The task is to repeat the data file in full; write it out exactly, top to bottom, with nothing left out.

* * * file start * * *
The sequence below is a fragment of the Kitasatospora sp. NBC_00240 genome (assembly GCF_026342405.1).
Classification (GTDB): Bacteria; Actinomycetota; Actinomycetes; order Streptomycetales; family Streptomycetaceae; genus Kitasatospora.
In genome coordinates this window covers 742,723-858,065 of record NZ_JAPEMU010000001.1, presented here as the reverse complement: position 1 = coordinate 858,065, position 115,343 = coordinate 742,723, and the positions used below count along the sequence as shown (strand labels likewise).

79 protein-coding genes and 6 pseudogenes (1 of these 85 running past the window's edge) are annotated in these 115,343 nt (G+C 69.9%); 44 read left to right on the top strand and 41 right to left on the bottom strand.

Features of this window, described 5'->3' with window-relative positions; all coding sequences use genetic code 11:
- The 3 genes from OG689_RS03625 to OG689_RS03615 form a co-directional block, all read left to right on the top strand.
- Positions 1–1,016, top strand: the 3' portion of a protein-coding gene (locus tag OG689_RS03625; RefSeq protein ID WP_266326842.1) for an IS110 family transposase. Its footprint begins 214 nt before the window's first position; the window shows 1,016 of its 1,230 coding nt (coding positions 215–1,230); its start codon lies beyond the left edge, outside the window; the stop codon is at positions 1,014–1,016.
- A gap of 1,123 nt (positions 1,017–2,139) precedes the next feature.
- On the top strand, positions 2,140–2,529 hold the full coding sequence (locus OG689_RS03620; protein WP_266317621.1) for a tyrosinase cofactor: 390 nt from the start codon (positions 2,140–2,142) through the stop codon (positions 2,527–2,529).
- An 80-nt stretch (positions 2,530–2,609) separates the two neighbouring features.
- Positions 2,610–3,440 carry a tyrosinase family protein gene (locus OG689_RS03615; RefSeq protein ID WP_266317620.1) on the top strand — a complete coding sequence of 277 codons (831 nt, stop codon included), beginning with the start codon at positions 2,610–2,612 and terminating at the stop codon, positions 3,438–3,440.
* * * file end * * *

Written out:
The sequence below is a fragment of the Kitasatospora sp. NBC_00240 genome (assembly GCF_026342405.1).
Classification (GTDB): Bacteria; Actinomycetota; Actinomycetes; order Streptomycetales; family Streptomycetaceae; genus Kitasatospora.
In genome coordinates this window covers 742,723-858,065 of record NZ_JAPEMU010000001.1, presented here as the reverse complement: position 1 = coordinate 858,065, position 115,343 = coordinate 742,723, and the positions used below count along the sequence as shown (strand labels likewise).

79 protein-coding genes and 6 pseudogenes (1 of these 85 running past the window's edge) are annotated in these 115,343 nt (G+C 69.9%); 44 read left to right on the top strand and 41 right to left on the bottom strand.

Features of this window, described 5'->3' with window-relative positions; all coding sequences use genetic code 11:
- The 3 genes from OG689_RS03625 to OG689_RS03615 form a co-directional block, all read left to right on the top strand.
- Positions 1–1,016, top strand: the 3' portion of a protein-coding gene (locus tag OG689_RS03625; RefSeq protein ID WP_266326842.1) for an IS110 family transposase. Its footprint begins 214 nt before the window's first position; the window shows 1,016 of its 1,230 coding nt (coding positions 215–1,230); its start codon lies beyond the left edge, outside the window; the stop codon is at positions 1,014–1,016.
- A gap of 1,123 nt (positions 1,017–2,139) precedes the next feature.
- On the top strand, positions 2,140–2,529 hold the full coding sequence (locus OG689_RS03620; protein WP_266317621.1) for a tyrosinase cofactor: 390 nt from the start codon (positions 2,140–2,142) through the stop codon (positions 2,527–2,529).
- An 80-nt stretch (positions 2,530–2,609) separates the two neighbouring features.
- Positions 2,610–3,440 carry a tyrosinase family protein gene (locus OG689_RS03615; RefSeq protein ID WP_266317620.1) on the top strand — a complete coding sequence of 277 codons (831 nt, stop codon included), beginning with the start codon at positions 2,610–2,612 and terminating at the stop codon, positions 3,438–3,440.